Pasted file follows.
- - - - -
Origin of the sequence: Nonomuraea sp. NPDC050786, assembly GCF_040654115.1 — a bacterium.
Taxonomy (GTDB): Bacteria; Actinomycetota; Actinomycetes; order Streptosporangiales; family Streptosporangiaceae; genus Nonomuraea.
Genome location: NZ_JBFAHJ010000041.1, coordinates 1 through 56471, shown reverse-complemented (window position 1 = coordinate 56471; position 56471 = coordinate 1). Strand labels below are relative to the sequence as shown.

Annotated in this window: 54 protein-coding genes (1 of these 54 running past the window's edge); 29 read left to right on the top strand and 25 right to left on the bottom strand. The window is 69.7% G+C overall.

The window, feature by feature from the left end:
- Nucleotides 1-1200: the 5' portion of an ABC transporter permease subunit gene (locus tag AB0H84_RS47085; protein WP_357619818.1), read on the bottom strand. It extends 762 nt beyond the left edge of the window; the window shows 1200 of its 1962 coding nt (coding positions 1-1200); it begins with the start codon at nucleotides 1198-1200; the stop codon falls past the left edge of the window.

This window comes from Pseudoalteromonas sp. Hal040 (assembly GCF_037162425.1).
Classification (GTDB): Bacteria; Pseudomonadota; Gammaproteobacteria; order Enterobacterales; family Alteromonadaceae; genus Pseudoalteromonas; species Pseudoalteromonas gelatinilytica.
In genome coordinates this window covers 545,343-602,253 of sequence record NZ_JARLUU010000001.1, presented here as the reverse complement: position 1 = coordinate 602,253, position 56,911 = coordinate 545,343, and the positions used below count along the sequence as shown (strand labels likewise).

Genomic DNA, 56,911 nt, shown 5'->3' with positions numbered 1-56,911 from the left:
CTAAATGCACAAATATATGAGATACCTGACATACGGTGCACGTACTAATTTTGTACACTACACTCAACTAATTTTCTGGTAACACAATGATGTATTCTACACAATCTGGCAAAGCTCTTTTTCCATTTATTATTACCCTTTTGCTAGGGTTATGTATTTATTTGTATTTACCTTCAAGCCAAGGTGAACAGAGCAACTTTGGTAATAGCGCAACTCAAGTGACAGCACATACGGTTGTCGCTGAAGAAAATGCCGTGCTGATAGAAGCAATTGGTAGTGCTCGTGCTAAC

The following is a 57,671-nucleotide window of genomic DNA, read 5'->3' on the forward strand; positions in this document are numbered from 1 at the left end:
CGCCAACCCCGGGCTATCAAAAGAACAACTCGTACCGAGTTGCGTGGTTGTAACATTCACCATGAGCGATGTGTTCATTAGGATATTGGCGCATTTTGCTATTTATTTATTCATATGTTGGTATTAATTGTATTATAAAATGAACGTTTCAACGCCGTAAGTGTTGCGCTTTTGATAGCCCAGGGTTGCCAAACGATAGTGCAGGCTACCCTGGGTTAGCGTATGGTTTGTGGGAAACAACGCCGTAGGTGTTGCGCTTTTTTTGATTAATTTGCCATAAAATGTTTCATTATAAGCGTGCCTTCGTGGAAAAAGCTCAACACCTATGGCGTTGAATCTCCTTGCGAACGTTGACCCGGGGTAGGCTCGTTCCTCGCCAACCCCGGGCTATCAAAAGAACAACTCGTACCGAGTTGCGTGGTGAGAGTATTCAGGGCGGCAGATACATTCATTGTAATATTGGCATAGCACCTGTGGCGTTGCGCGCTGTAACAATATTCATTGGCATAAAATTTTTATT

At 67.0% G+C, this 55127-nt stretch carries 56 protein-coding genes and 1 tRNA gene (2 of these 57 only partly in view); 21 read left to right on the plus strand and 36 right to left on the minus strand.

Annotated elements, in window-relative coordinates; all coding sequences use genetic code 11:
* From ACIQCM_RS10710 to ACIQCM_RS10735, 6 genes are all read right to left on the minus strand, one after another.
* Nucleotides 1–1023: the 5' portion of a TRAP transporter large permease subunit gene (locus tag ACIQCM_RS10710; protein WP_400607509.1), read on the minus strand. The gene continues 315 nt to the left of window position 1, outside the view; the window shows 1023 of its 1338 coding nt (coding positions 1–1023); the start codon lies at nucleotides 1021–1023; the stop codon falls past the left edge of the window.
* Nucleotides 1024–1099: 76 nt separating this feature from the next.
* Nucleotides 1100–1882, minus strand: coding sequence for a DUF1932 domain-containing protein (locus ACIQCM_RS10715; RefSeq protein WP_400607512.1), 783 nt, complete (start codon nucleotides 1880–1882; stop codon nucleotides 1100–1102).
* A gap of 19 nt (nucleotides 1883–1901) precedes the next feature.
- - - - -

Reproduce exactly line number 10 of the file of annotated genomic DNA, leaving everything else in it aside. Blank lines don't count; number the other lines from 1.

Genomic DNA, 56,911 nt, shown 5'->3' with positions numbered 1-56,911 from the left: